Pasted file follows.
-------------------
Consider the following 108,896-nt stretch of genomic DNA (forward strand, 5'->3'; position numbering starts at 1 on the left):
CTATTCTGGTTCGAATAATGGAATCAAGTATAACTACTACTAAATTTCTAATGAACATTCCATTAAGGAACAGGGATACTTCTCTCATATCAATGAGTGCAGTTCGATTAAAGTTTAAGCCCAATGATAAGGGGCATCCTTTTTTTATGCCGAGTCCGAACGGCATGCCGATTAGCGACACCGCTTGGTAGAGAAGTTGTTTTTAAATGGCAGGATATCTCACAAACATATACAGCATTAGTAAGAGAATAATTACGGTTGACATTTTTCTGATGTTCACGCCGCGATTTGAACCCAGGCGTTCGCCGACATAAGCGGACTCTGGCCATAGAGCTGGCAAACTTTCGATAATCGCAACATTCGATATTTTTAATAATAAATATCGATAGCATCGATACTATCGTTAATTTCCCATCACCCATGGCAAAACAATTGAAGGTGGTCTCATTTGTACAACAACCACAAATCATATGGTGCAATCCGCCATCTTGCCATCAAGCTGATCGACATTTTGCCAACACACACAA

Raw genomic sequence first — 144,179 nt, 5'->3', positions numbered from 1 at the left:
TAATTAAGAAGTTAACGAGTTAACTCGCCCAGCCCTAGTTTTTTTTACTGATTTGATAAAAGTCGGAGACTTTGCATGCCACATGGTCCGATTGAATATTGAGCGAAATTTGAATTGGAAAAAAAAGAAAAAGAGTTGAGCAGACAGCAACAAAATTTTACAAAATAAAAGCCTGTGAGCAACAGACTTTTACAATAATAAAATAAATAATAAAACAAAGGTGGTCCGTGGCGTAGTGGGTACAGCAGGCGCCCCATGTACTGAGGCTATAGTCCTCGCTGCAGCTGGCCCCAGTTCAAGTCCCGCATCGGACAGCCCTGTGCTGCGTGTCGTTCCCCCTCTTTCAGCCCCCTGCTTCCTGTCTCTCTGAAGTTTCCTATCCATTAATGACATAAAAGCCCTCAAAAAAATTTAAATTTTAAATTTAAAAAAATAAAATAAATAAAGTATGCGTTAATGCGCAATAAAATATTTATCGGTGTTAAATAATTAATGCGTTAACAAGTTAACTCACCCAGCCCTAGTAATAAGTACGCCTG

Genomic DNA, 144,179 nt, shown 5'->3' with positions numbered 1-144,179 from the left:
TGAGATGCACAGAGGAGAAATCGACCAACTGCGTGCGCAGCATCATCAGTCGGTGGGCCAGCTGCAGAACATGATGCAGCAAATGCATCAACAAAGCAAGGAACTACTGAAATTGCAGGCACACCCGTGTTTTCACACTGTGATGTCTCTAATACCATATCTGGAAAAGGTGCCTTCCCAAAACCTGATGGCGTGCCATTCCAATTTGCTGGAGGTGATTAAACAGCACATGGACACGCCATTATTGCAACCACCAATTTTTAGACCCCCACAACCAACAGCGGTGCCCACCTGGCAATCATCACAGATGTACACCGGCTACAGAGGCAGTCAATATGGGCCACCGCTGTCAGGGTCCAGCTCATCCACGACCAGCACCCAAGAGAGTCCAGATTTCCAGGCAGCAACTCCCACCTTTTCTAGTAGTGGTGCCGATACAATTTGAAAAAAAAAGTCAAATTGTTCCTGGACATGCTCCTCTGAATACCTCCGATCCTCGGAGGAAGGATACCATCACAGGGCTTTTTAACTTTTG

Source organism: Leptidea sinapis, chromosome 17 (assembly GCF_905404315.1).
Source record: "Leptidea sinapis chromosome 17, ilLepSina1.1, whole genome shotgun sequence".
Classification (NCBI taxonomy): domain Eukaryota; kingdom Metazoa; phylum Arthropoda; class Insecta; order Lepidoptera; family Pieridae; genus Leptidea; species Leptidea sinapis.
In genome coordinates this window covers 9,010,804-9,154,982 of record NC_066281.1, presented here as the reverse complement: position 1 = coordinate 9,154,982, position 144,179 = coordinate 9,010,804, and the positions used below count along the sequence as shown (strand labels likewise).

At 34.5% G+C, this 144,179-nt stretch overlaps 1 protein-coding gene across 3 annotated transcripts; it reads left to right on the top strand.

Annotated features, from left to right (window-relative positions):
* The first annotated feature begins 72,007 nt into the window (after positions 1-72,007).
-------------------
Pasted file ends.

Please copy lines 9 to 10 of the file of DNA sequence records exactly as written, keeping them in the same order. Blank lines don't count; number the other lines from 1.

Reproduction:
Classification (NCBI taxonomy): domain Eukaryota; kingdom Metazoa; phylum Arthropoda; class Insecta; order Lepidoptera; family Pieridae; genus Leptidea; species Leptidea sinapis.
In genome coordinates this window covers 9,010,804-9,154,982 of record NC_066281.1, presented here as the reverse complement: position 1 = coordinate 9,154,982, position 144,179 = coordinate 9,010,804, and the positions used below count along the sequence as shown (strand labels likewise).